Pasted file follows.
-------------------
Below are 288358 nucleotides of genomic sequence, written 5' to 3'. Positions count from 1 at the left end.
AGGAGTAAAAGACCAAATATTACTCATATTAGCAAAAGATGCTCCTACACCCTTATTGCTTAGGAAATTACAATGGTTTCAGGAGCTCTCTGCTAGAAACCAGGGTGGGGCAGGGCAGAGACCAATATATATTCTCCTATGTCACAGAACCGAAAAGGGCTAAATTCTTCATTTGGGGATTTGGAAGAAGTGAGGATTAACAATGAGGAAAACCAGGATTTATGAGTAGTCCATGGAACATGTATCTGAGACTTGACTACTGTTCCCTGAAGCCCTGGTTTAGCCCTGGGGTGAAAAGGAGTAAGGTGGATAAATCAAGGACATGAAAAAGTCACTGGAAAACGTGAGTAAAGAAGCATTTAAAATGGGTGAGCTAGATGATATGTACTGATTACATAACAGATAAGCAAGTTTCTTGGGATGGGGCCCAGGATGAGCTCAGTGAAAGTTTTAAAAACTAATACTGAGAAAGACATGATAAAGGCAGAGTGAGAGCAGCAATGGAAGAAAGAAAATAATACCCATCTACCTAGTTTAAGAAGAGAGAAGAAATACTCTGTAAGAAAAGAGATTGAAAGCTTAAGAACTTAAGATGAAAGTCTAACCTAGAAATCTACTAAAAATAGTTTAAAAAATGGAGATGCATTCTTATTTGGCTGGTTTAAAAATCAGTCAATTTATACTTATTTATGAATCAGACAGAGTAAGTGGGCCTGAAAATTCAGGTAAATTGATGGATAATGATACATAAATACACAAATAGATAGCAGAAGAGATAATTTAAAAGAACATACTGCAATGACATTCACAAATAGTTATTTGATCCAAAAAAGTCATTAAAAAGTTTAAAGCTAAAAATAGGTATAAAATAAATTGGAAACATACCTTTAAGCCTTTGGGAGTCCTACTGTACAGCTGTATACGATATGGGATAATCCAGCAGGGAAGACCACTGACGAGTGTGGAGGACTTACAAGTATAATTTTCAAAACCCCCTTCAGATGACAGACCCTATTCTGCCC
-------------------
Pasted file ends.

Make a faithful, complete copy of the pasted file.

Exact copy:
Below are 288358 nucleotides of genomic sequence, written 5' to 3'. Positions count from 1 at the left end.
AGGAGTAAAAGACCAAATATTACTCATATTAGCAAAAGATGCTCCTACACCCTTATTGCTTAGGAAATTACAATGGTTTCAGGAGCTCTCTGCTAGAAACCAGGGTGGGGCAGGGCAGAGACCAATATATATTCTCCTATGTCACAGAACCGAAAAGGGCTAAATTCTTCATTTGGGGATTTGGAAGAAGTGAGGATTAACAATGAGGAAAACCAGGATTTATGAGTAGTCCATGGAACATGTATCTGAGACTTGACTACTGTTCCCTGAAGCCCTGGTTTAGCCCTGGGGTGAAAAGGAGTAAGGTGGATAAATCAAGGACATGAAAAAGTCACTGGAAAACGTGAGTAAAGAAGCATTTAAAATGGGTGAGCTAGATGATATGTACTGATTACATAACAGATAAGCAAGTTTCTTGGGATGGGGCCCAGGATGAGCTCAGTGAAAGTTTTAAAAACTAATACTGAGAAAGACATGATAAAGGCAGAGTGAGAGCAGCAATGGAAGAAAGAAAATAATACCCATCTACCTAGTTTAAGAAGAGAGAAGAAATACTCTGTAAGAAAAGAGATTGAAAGCTTAAGAACTTAAGATGAAAGTCTAACCTAGAAATCTACTAAAAATAGTTTAAAAAATGGAGATGCATTCTTATTTGGCTGGTTTAAAAATCAGTCAATTTATACTTATTTATGAATCAGACAGAGTAAGTGGGCCTGAAAATTCAGGTAAATTGATGGATAATGATACATAAATACACAAATAGATAGCAGAAGAGATAATTTAAAAGAACATACTGCAATGACATTCACAAATAGTTATTTGATCCAAAAAAGTCATTAAAAAGTTTAAAGCTAAAAATAGGTATAAAATAAATTGGAAACATACCTTTAAGCCTTTGGGAGTCCTACTGTACAGCTGTATACGATATGGGATAATCCAGCAGGGAAGACCACTGACGAGTGTGGAGGACTTACAAGTATAATTTTCAAAACCCCCTTCAGATGACAGACCCTATTCTGCCC